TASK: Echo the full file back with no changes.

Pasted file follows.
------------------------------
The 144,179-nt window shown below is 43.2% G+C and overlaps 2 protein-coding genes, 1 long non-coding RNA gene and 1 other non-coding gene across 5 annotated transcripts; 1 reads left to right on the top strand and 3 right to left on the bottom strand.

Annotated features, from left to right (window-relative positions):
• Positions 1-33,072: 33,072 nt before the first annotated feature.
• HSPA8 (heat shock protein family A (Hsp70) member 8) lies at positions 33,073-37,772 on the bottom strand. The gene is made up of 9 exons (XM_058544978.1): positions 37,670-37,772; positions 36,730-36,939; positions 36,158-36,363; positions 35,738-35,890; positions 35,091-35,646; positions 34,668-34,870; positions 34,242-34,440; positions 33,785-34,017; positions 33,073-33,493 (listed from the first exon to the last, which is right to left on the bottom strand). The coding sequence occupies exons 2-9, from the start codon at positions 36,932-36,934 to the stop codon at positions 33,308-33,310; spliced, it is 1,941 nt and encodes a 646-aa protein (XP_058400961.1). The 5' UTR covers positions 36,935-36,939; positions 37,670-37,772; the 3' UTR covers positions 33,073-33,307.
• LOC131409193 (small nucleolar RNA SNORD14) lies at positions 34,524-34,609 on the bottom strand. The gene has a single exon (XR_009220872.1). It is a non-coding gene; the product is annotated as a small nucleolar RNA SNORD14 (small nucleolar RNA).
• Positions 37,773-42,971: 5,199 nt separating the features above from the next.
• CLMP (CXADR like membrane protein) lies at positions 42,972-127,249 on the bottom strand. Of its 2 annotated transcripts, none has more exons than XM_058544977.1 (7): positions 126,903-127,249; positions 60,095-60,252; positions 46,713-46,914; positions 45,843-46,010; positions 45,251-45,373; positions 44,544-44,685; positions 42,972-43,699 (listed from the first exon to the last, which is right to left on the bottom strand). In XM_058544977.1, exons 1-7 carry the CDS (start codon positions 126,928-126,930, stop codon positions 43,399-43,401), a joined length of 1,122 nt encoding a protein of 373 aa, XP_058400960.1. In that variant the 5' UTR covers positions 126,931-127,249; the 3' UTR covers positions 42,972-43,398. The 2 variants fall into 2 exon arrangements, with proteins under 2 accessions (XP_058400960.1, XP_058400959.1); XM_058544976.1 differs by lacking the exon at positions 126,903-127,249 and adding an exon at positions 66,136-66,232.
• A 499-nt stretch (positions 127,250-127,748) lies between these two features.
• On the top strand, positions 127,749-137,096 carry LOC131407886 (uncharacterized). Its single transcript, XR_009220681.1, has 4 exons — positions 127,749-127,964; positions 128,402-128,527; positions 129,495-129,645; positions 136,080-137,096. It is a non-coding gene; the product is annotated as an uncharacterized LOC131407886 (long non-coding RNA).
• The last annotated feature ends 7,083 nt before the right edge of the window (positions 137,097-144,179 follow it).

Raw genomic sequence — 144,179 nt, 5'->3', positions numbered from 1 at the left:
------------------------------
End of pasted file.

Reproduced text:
The 144,179-nt window shown below is 43.2% G+C and overlaps 2 protein-coding genes, 1 long non-coding RNA gene and 1 other non-coding gene across 5 annotated transcripts; 1 reads left to right on the top strand and 3 right to left on the bottom strand.

Annotated features, from left to right (window-relative positions):
• Positions 1-33,072: 33,072 nt before the first annotated feature.
• HSPA8 (heat shock protein family A (Hsp70) member 8) lies at positions 33,073-37,772 on the bottom strand. The gene is made up of 9 exons (XM_058544978.1): positions 37,670-37,772; positions 36,730-36,939; positions 36,158-36,363; positions 35,738-35,890; positions 35,091-35,646; positions 34,668-34,870; positions 34,242-34,440; positions 33,785-34,017; positions 33,073-33,493 (listed from the first exon to the last, which is right to left on the bottom strand). The coding sequence occupies exons 2-9, from the start codon at positions 36,932-36,934 to the stop codon at positions 33,308-33,310; spliced, it is 1,941 nt and encodes a 646-aa protein (XP_058400961.1). The 5' UTR covers positions 36,935-36,939; positions 37,670-37,772; the 3' UTR covers positions 33,073-33,307.
• LOC131409193 (small nucleolar RNA SNORD14) lies at positions 34,524-34,609 on the bottom strand. The gene has a single exon (XR_009220872.1). It is a non-coding gene; the product is annotated as a small nucleolar RNA SNORD14 (small nucleolar RNA).
• Positions 37,773-42,971: 5,199 nt separating the features above from the next.
• CLMP (CXADR like membrane protein) lies at positions 42,972-127,249 on the bottom strand. Of its 2 annotated transcripts, none has more exons than XM_058544977.1 (7): positions 126,903-127,249; positions 60,095-60,252; positions 46,713-46,914; positions 45,843-46,010; positions 45,251-45,373; positions 44,544-44,685; positions 42,972-43,699 (listed from the first exon to the last, which is right to left on the bottom strand). In XM_058544977.1, exons 1-7 carry the CDS (start codon positions 126,928-126,930, stop codon positions 43,399-43,401), a joined length of 1,122 nt encoding a protein of 373 aa, XP_058400960.1. In that variant the 5' UTR covers positions 126,931-127,249; the 3' UTR covers positions 42,972-43,398. The 2 variants fall into 2 exon arrangements, with proteins under 2 accessions (XP_058400960.1, XP_058400959.1); XM_058544976.1 differs by lacking the exon at positions 126,903-127,249 and adding an exon at positions 66,136-66,232.
• A 499-nt stretch (positions 127,250-127,748) lies between these two features.
• On the top strand, positions 127,749-137,096 carry LOC131407886 (uncharacterized). Its single transcript, XR_009220681.1, has 4 exons — positions 127,749-127,964; positions 128,402-128,527; positions 129,495-129,645; positions 136,080-137,096. It is a non-coding gene; the product is annotated as an uncharacterized LOC131407886 (long non-coding RNA).
• The last annotated feature ends 7,083 nt before the right edge of the window (positions 137,097-144,179 follow it).

Raw genomic sequence — 144,179 nt, 5'->3', positions numbered from 1 at the left: